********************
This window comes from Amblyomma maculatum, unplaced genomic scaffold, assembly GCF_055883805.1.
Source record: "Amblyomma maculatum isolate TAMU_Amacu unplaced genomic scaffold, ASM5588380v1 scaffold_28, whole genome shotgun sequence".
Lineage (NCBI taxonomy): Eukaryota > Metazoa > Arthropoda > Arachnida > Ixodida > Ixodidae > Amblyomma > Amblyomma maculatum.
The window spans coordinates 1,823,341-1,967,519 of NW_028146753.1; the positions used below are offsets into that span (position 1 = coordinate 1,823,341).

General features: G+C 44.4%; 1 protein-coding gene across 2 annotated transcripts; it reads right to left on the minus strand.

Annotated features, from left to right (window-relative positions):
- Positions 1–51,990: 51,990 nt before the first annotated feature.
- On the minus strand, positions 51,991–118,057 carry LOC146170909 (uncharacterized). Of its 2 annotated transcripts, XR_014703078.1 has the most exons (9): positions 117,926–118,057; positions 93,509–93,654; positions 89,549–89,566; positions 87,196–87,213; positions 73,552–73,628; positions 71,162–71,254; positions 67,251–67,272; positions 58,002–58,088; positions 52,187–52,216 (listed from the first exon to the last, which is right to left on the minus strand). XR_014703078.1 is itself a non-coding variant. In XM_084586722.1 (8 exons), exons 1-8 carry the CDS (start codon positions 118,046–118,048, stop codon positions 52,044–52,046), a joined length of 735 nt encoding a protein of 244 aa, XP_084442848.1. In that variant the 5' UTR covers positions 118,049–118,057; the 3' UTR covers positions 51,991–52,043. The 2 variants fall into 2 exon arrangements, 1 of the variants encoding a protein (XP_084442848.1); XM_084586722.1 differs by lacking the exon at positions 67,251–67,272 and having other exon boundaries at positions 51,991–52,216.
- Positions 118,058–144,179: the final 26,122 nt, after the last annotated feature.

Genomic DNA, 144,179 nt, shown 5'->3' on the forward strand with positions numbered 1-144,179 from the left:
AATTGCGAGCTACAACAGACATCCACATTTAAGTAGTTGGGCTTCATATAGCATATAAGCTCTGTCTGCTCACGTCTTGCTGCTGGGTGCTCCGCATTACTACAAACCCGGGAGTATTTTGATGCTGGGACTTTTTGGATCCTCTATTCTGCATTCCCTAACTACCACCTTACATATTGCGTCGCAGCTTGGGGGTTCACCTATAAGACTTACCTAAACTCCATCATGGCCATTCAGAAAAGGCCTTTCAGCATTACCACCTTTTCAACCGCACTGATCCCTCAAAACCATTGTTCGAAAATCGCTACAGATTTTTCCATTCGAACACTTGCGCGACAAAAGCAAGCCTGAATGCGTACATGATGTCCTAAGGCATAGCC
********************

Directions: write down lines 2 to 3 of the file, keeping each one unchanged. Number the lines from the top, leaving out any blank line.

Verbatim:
Source record: "Amblyomma maculatum isolate TAMU_Amacu unplaced genomic scaffold, ASM5588380v1 scaffold_28, whole genome shotgun sequence".
Lineage (NCBI taxonomy): Eukaryota > Metazoa > Arthropoda > Arachnida > Ixodida > Ixodidae > Amblyomma > Amblyomma maculatum.